Bambuterol

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Bambuterol
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Systematic (IUPAC) name
(RS)-5-[2-(tert-butylamino)-1-hydroxyethyl]benzene-1,3-diyl bis(dimethylcarbamate)
Clinical data
AHFS/Drugs.com International Drug Names
Pregnancy cat. Unknown
Legal status Prescription only
Routes Oral
Pharmacokinetic data
Bioavailability 20%
Metabolism Hepatic, extensive
Further metabolized to terbutaline by plasma cholinesterase
Half-life 13 hours (bambuterol)
21 hours (terbutaline)
Excretion Renal
Identifiers
CAS number 81732-46-9 7pxY
ATC code R03CC12
PubChem CID 54766
DrugBank DB01408
ChemSpider 49466 7pxY
UNII Y1850G1OVC 7pxN
KEGG D07377 7pxY
ChEBI CHEBI:553827 7pxN
ChEMBL CHEMBL521589 7pxY
Chemical data
Formula C18H29N3O5 
Mol. mass 367.44 g/mol
 14pxN (what is this?)  (verify)

Bambuterol is a long acting beta-adrenoceptor agonist (LABA) used in the treatment of asthma; it also is a prodrug of terbutaline. Commercially, the AstraZeneca pharmaceutical company produces and markets bambuterol as Bambec and Oxeol (INN).[1]

Indications

As other LABAs, bambuterol is used in the long-term management of persistent asthma.[1] It should not be used as a rescue medication for short-term relief of asthma symptoms.

Contraindications

Bambuterol is contraindicated in pregnancy and in people with seriously impaired liver function. It can be used by people with renal impairment, but dose adjustments are necessary.[1]

Adverse effects

The adverse effect profile of bambuterol is similar to that of salbutamol, and may include fatigue, nausea, palpitations, headache, dizziness and tremor.[1]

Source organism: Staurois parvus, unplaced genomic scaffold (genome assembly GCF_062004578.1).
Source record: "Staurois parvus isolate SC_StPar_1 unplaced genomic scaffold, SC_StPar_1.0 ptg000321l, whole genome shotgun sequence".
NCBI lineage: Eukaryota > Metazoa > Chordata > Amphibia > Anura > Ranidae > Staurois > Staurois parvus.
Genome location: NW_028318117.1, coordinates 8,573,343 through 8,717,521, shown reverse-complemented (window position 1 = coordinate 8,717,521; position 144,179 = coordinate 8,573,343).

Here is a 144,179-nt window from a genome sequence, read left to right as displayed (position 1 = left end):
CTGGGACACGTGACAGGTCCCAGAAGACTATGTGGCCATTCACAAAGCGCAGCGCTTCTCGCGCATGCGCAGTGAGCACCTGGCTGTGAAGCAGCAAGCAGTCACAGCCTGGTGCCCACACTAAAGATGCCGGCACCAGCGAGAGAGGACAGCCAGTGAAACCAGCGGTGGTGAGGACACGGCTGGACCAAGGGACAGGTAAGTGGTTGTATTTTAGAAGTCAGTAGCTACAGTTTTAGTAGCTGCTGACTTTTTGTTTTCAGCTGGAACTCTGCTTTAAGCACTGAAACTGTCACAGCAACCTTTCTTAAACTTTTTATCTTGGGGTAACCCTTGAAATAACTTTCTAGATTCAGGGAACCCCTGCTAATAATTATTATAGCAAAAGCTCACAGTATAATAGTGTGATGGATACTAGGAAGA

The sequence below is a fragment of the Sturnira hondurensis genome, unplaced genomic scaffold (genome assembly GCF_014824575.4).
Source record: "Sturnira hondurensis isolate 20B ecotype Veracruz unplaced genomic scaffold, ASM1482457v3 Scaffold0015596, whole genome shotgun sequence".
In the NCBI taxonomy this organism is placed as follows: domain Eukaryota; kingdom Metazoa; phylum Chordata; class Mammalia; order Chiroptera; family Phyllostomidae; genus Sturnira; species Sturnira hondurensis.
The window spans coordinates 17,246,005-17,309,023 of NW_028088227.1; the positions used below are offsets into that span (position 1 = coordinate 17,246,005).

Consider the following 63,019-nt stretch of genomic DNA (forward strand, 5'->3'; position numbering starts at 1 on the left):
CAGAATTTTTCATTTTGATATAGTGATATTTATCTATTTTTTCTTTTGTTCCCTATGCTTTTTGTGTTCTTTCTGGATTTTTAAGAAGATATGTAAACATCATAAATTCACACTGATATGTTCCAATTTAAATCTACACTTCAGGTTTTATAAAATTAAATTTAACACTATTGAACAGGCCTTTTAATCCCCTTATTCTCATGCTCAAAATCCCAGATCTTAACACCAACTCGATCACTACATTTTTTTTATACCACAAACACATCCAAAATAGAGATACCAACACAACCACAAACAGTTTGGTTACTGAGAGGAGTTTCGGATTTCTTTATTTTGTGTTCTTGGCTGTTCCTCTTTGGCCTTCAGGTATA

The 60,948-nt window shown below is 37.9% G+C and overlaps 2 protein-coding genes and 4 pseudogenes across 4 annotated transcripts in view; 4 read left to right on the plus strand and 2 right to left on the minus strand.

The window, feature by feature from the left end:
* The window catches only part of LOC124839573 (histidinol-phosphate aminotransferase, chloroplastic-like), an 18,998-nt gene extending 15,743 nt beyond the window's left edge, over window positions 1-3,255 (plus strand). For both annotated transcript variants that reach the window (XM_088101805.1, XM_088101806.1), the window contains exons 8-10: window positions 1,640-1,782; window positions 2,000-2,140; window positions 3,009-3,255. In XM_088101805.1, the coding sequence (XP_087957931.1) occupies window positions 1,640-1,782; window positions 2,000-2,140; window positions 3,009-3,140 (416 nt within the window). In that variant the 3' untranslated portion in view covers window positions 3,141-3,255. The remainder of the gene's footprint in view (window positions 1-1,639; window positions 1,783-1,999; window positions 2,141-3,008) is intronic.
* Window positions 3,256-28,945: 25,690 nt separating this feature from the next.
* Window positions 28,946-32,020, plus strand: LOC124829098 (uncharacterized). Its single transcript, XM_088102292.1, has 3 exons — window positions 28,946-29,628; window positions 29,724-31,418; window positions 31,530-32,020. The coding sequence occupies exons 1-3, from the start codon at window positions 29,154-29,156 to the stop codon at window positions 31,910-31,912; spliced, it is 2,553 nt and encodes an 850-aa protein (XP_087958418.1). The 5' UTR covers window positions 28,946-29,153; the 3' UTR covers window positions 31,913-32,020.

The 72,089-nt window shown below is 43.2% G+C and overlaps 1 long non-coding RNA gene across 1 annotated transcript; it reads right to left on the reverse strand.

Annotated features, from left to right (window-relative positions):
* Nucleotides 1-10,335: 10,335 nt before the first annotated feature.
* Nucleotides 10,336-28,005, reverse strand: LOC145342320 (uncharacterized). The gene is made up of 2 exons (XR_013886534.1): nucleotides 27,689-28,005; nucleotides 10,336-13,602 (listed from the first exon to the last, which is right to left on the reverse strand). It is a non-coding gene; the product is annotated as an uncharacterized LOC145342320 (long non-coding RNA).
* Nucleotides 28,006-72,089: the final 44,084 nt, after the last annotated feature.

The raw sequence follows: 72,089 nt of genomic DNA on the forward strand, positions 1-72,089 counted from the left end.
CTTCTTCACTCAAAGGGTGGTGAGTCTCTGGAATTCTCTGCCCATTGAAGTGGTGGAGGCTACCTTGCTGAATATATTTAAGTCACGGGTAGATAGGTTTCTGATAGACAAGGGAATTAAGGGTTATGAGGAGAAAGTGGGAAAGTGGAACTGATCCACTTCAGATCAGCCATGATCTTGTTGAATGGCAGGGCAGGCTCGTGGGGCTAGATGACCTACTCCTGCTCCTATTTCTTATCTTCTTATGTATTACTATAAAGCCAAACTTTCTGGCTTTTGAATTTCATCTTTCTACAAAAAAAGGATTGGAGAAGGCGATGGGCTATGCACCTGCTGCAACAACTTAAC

Interactions

Concomitant administration of bambuterol with corticosteroids, diuretics, and xanthine derivatives (such as theophylline) increases the risk of hypokalemia (decreased levels of potassium in the blood).[2]

Bambuterol acts as a cholinesterase inhibitor, and can prolong the duration of action of suxamethonium (succinylcholine) and other drugs whose breakdown in the body depends on cholinesterase function.[1] Butyrylcholinesterase activity returns to normal approximately two weeks after bambuterol is stopped.[3] It can also enhance the effects of non-depolarizing neuromuscular blockers, such as vecuronium bromide.[2]

References

  1. 1.0 1.1 1.2 1.3 1.4 Sweetman, Sean C., ed. (2009). "Bronchodilators and Anti-asthma Drugs". Martindale: The complete drug reference (36th ed.). London: Pharmaceutical Press. pp. 1115–16. ISBN 978-0-85369-840-1. 
  2. 2.0 2.1 Sweetman (2009), pp. 1132–33.
  3. Sitar DS (October 1996). "Clinical pharmacokinetics of bambuterol". Clin Pharmacokinet 31 (4): 246–56. PMID 8896942. doi:10.2165/00003088-199631040-00002. 
      
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